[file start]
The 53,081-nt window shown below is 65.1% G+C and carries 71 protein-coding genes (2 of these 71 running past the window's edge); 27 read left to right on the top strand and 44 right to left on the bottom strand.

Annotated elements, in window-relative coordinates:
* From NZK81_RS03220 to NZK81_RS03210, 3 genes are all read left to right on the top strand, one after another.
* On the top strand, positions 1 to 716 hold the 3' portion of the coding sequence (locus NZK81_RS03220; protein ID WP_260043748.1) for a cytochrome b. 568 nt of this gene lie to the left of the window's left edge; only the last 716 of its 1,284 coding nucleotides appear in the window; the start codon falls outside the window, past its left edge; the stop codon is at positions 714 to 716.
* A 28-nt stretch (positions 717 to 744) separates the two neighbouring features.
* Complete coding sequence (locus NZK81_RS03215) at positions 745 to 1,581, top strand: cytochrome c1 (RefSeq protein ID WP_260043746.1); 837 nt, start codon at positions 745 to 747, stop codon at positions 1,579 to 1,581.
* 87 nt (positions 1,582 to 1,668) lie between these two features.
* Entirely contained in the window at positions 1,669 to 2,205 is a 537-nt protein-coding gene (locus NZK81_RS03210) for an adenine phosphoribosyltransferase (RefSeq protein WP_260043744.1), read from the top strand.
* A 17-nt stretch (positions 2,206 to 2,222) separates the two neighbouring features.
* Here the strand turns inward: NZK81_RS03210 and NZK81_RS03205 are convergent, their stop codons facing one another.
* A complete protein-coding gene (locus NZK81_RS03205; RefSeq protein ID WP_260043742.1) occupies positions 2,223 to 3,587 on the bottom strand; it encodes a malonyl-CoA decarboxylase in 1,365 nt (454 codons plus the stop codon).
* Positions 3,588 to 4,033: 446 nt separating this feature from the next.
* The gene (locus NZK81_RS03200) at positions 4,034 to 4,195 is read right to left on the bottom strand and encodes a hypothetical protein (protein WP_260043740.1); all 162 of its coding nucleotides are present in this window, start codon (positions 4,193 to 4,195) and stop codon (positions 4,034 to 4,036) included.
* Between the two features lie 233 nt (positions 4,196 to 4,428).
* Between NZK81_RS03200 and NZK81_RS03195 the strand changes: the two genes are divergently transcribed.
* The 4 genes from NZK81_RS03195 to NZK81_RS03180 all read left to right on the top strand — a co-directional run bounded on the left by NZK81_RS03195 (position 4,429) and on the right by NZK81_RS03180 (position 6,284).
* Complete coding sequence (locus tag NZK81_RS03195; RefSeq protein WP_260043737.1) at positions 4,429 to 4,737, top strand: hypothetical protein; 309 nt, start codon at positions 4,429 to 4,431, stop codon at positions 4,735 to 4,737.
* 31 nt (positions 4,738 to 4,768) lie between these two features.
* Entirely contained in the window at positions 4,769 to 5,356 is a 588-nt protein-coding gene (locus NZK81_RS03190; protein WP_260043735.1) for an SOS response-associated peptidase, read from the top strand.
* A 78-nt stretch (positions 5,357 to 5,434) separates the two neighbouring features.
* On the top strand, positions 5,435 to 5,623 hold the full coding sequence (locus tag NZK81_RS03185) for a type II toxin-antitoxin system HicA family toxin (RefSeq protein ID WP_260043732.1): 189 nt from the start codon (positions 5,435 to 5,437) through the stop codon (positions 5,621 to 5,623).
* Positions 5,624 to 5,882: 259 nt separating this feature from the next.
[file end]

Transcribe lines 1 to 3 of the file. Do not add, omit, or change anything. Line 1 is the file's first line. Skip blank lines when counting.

The 53,081-nt window shown below is 65.1% G+C and carries 71 protein-coding genes (2 of these 71 running past the window's edge); 27 read left to right on the top strand and 44 right to left on the bottom strand.

Annotated elements, in window-relative coordinates:
* From NZK81_RS03220 to NZK81_RS03210, 3 genes are all read left to right on the top strand, one after another.